I started in February 1986. I quit a number of times — I quit for a year in the early ’90s after I had sold some large paintings, and in 1998, when Andrew was cooking in France. I came back in 2001. By that time the neighborhood was totally changed. I worked there a long time, and for a very long time, nothing changed at all. I remember in the ’80s I couldn’t believe how commercial the art world was. I had no idea how much worse it was going to get.

When Florent opened, there was no Internet. It was under the radar and that was what was great about it. People couldn’t find it, you couldn’t go home and blog about it or take a picture. We had a couple of friends over the other night and we were talking about the way people fetishize the most mundane things. Not that food shouldn’t be good — at Florent, the food was good. It wasn’t bad, and sometimes it was very good. It was a different time; there was a pay phone and a cigarette machine in the hallway.

So how did the clientele change over time?

The new people were mostly young people who were entitled. It wasn’t just Florent but the neighborhood, because it started to attract a more trendy crowd. Everyone thought they were in Sex and the City, tripping on cobblestones in high heels. Generally, Florent had a fantastic clientele, but there were some people who were very demanding. Like we’d have somebody who was 22 and wanted something that wasn’t on the menu and would ask, “Can I talk to the chef?” No. Get over it.

The world changed, too, but in that neighborhood it was so dramatic. Before, people really had to want to go there to end up at Florent, but after, it became an incidental thing, like “Can I just come in to use the bathroom?”

Do you think that Florent could have opened his restaurant in today’s New York?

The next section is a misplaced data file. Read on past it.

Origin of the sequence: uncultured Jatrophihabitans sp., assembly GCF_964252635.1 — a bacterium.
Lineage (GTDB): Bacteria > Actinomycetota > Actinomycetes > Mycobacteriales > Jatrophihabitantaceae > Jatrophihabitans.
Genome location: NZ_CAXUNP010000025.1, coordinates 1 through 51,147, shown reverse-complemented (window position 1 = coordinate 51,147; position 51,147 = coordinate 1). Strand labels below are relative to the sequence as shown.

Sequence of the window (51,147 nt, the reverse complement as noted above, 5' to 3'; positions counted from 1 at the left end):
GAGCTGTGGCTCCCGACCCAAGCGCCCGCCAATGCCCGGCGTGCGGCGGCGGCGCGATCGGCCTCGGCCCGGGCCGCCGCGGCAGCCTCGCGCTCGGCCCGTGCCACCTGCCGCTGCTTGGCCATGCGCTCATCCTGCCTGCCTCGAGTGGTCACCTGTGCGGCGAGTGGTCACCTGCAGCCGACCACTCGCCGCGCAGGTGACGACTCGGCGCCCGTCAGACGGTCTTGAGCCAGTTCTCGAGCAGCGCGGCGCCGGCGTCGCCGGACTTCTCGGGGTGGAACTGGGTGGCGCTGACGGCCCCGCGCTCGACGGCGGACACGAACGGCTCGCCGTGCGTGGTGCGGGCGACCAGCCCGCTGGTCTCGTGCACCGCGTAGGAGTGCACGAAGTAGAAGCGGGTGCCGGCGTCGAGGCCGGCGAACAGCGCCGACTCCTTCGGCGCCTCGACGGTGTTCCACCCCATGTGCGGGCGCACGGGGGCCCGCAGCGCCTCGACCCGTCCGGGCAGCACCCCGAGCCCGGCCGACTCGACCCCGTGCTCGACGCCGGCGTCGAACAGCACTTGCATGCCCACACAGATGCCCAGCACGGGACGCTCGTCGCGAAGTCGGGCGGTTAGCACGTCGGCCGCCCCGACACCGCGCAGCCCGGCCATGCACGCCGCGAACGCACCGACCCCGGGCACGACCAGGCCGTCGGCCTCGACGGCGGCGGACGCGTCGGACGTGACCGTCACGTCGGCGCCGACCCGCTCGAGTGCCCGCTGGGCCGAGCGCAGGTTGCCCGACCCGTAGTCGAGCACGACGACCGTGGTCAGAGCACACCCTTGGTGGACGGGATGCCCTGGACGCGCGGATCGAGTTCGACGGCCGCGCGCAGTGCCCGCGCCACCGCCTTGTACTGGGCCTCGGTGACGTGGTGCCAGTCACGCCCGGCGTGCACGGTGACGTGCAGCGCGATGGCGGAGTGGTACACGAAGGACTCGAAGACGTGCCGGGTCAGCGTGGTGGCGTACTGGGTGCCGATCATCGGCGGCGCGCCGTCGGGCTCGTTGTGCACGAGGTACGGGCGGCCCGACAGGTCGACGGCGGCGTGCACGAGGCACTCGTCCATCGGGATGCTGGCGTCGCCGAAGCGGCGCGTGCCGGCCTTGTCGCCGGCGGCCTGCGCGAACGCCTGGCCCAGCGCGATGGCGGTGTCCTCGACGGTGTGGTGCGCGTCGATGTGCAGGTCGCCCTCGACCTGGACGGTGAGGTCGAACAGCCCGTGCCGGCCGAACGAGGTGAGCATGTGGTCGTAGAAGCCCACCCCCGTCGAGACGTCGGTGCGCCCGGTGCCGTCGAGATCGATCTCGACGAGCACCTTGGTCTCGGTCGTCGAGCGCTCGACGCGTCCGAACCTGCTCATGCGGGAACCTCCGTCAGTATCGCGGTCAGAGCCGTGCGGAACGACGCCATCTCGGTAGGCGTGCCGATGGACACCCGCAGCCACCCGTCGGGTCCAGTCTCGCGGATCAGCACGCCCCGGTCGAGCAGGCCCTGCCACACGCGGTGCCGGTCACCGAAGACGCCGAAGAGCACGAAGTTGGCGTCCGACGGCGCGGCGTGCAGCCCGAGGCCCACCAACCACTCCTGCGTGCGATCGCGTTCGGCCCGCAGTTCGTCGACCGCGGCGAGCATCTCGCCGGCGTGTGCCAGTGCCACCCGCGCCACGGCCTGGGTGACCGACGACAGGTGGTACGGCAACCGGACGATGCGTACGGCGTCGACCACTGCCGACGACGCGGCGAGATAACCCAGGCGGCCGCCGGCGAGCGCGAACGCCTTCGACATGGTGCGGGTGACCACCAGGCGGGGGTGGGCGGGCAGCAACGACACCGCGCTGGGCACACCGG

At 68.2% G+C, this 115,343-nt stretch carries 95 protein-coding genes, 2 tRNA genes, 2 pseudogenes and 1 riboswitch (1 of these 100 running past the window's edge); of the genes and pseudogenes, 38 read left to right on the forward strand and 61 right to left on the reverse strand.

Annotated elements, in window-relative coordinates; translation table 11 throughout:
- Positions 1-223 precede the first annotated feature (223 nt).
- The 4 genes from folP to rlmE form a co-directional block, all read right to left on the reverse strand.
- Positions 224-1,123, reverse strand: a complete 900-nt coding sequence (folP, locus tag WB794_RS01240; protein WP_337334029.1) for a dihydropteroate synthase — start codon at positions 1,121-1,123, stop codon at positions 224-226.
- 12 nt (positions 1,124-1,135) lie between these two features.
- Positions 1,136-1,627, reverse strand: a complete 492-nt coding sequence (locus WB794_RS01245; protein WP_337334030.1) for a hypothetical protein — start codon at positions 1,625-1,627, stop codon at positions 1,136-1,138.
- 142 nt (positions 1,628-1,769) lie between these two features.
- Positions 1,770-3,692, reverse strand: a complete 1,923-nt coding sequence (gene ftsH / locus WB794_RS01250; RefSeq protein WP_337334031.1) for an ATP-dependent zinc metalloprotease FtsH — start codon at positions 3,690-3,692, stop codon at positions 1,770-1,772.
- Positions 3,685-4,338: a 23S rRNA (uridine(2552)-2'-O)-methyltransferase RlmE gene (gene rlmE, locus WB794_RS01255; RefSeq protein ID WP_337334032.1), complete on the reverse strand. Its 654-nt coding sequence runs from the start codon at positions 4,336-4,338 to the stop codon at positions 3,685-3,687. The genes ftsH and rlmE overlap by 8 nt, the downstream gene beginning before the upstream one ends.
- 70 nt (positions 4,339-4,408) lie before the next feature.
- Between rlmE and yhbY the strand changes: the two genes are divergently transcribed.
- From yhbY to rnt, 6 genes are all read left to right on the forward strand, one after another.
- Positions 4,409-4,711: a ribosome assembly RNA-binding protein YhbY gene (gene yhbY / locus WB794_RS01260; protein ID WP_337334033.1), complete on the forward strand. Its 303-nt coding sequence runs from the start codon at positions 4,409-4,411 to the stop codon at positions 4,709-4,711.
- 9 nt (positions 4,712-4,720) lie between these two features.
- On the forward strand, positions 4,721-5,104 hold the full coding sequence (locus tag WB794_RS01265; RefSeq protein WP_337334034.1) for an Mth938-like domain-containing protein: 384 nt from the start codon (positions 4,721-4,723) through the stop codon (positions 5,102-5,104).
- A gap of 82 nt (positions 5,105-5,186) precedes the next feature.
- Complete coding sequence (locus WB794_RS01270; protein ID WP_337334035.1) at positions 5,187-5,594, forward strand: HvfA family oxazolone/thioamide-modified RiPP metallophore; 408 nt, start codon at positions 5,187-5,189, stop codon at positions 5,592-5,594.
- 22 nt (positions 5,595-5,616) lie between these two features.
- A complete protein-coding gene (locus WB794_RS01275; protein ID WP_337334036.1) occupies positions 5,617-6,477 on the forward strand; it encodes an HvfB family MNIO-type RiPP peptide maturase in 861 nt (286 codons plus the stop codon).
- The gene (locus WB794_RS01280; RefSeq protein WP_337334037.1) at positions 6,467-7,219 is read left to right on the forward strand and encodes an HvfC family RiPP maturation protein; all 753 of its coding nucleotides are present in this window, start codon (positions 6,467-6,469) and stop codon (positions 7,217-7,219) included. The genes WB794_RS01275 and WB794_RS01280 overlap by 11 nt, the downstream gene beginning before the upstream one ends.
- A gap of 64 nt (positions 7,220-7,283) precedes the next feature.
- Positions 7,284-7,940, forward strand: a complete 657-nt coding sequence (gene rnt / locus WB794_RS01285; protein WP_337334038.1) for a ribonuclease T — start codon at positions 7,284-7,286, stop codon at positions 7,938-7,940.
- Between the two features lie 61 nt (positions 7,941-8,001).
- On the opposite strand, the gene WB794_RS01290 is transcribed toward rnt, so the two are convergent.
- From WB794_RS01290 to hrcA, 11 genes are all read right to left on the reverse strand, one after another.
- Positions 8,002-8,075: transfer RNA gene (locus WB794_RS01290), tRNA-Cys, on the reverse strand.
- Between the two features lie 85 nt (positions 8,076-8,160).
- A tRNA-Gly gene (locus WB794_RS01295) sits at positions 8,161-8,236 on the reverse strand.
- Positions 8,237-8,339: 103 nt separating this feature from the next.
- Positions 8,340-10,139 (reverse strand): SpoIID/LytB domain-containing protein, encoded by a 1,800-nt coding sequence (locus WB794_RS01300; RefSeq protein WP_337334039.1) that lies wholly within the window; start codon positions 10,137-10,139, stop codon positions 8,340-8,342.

I don’t think he could. I couldn’t say for sure. I wouldn’t say Florent was only driven by Florent’s personality; I think it was the time and place. There were a lot fewer restaurants then, and almost no all-night restaurants. People didn’t care about wearing designer clothes; it wasn’t one of those things where people were focused on the prominence and label — maybe now that extends to where the beef comes from, too. People see the ’80s as a golden, creative era, but in the ’70s, people felt that way too because the city was so depressed and everyone could be an artist. I think restaurants from that time [the ’80s] were sort of the awakening in everyone’s interest in restaurants.


A lot of people saw Florent’s closure as a direct result of the way the city had changed, and how greedy landlords had become.

When places close the landlord is always the bad guy, but Florent was ready to move on. He was able to do what he wanted. And have you ever seen such an extended swan song of a restaurant? I think he kind of controlled it, actually. At that point people wouldn’t even go into the Meatpacking District unless it was to Florent.

Even when it first opened, that was during the yuppie era, and Florent didn’t want the restaurant to be full of yuppies. So even though we had a liquor license, we wouldn’t serve hard liquor because it would keep them away. We didn’t want it to get taken over. That happens really fast: A place gets taken over by a certain type of crowd. People who you want to feel comfortable won’t feel comfortable after a while.

Did the new crowd ever give you trouble?

Yeah, but not so much. One of the great things about Florent was that we could really be ourselves, so I knew if I made a decision Florent would stand behind me. Usually people would behave if you told them.

I never expected to work there for so long. I was an artist and thought it would be a part-time job. But I loved it.

Check out the rest of our Pride Week coverage.